MGThe fact that you call them sessions makes me think of psychoanalysis and, more broadly, of the subject of art and therapy, which your work often eludes to, mostly as parody. Many of your videos are strange educational films gone wrong, like “Family Tyranny,” or “Heidi.”
PMI have never thought about the sessions that way, but that’s an interesting take.
MGI recently interviewed Peter Saul and he said that when he returned to California around 1964, after living for a few years in Europe, he was shocked by the fact that everybody suddenly seemed interested in psychology and psychoanalysis. And this fascination was colliding with a new type of celebrity culture in which politicians were being transformed into actors, and actors were becoming politicians. In a sense your work seems to have identified a very similar American pathology, hasn’t it?
PMYes—California, mind-altering drugs, Gestalt therapy, Esalen, Eastern philosophy, and cheap psychology. I’ve often thought there was this interesting disconnect between minimalism in New York, and socalled minimalism in Southern California. In New York you had Donald Judd, Robert Morris, the reductive form, the concrete environment of buildings, and all those cubes around you. And in California you had Finish Fetish, Light and Space, Larry Bell, Robert Irwin, and John McCracken, who were all interested in illusion, reflections, mirrors, light, the sky, and nature. In New York, what you see is what there is. In LA, it’s about the illusion and asking yourself “What is real?” For me the ’60s and the ’70s in California were Wilhelm Reich, Adorno, Marcuse, Norman O. Brown, RD Laing, Angela Davis, the Black Panthers, the Diggers, the beatniks, the hippies, demonstrations, drugs, the sky, the ocean, “Go West young man,” and being in San Francisco. The conversation around art for me was about collaboration, process, art as life, eliminating the object, poor materials, using what you could find on the street, and happenings. There was little interest to no interest in galleries and making art to sell. At the Art Institute, the idea of photographing a performance was a no-no, but I’d always been interested in cameras. When we moved to LA in 1970, I became interested in videotape, personas, and less interested in collaboration. I’ve never been interested in my art as therapy. I don’t use art to cure myself. I have always been suspicious of the socalled real. I’ve been interested in art and the language it makes.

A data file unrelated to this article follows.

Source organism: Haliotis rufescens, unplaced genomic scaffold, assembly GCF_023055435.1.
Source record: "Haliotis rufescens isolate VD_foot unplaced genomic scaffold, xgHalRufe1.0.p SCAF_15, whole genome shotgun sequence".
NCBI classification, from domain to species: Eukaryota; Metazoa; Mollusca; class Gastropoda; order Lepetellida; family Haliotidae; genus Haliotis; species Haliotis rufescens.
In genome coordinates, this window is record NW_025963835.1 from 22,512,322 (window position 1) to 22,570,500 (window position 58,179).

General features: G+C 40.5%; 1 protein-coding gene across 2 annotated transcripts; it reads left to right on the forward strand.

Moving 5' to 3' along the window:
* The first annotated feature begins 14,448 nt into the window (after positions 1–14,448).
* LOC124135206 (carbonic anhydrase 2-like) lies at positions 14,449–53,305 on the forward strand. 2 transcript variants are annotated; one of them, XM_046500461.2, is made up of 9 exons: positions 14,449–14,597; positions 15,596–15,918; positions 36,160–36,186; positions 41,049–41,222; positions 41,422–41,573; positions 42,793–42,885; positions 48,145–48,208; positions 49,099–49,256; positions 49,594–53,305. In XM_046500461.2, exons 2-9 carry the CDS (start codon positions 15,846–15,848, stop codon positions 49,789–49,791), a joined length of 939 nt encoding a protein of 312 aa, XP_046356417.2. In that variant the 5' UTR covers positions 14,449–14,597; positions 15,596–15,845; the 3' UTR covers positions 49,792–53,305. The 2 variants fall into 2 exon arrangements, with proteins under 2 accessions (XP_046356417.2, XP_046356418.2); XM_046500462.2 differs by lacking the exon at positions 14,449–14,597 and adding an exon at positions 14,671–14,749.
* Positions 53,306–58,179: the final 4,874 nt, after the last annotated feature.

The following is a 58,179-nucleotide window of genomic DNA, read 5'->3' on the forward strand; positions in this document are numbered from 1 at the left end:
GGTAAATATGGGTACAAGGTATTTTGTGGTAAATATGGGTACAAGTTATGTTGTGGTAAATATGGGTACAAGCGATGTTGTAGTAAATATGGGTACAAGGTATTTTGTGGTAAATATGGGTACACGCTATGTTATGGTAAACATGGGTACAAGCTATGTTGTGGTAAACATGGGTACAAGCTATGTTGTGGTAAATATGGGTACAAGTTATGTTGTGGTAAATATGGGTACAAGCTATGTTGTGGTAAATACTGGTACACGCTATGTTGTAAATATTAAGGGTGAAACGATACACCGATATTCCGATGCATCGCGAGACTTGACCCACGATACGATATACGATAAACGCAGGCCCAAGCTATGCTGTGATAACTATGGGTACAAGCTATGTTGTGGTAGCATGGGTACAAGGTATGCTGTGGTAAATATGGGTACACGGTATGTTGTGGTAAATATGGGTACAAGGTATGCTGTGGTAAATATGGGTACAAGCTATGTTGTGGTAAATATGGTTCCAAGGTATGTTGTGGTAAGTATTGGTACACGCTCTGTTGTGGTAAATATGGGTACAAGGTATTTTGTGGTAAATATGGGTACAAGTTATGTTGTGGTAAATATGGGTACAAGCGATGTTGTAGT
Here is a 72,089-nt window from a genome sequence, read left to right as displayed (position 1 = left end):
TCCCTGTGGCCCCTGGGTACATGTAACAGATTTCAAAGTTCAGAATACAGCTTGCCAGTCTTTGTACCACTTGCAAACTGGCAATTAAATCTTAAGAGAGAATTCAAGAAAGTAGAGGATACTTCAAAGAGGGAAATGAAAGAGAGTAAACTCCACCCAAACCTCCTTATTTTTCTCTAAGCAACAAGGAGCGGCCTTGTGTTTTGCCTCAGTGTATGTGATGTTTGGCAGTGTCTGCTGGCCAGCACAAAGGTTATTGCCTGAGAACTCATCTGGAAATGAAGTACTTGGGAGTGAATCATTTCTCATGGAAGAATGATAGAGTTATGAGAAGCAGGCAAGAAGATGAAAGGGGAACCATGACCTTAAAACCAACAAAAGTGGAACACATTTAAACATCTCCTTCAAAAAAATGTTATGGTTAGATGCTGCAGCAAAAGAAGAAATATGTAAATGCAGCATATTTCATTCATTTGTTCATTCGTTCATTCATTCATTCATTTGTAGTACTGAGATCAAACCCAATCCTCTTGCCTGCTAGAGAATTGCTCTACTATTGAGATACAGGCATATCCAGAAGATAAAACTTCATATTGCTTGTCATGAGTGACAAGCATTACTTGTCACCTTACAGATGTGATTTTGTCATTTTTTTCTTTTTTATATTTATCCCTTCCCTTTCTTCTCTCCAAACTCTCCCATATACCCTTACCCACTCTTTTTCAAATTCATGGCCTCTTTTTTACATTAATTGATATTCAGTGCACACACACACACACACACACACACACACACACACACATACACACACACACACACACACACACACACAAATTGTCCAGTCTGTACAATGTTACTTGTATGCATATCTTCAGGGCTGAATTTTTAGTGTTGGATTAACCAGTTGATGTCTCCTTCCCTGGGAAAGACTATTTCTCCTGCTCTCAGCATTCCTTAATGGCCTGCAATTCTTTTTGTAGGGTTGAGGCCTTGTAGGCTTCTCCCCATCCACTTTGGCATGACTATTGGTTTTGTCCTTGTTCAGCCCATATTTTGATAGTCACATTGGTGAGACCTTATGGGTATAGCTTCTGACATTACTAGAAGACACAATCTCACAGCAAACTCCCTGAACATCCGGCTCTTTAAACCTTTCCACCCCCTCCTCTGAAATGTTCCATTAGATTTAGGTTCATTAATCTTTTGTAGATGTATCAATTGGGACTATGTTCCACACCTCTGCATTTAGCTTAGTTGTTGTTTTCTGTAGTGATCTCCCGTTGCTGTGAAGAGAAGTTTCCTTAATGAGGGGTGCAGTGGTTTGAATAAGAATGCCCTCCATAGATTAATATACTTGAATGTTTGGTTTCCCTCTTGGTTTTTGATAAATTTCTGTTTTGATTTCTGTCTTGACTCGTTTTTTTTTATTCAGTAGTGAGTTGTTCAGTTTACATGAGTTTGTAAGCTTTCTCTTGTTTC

“In New York, what you see is what there is. In LA, it’s about the illusion and asking yourself ‘What is real?’ I have always been suspicious of the socalled real. ”
MGHollywood and the studios are gigantic fiction machines. You mentioned Fassbinder and Warhol. Paraphrasing the title of a book by Douglas Crimp, what’s your kind of movie? Is it a Hollywood epic or is it “Flaming Creatures?” Do you make movies like Fassbinder, Warhol, or Jack Smith did, or more like a proper Hollywood production?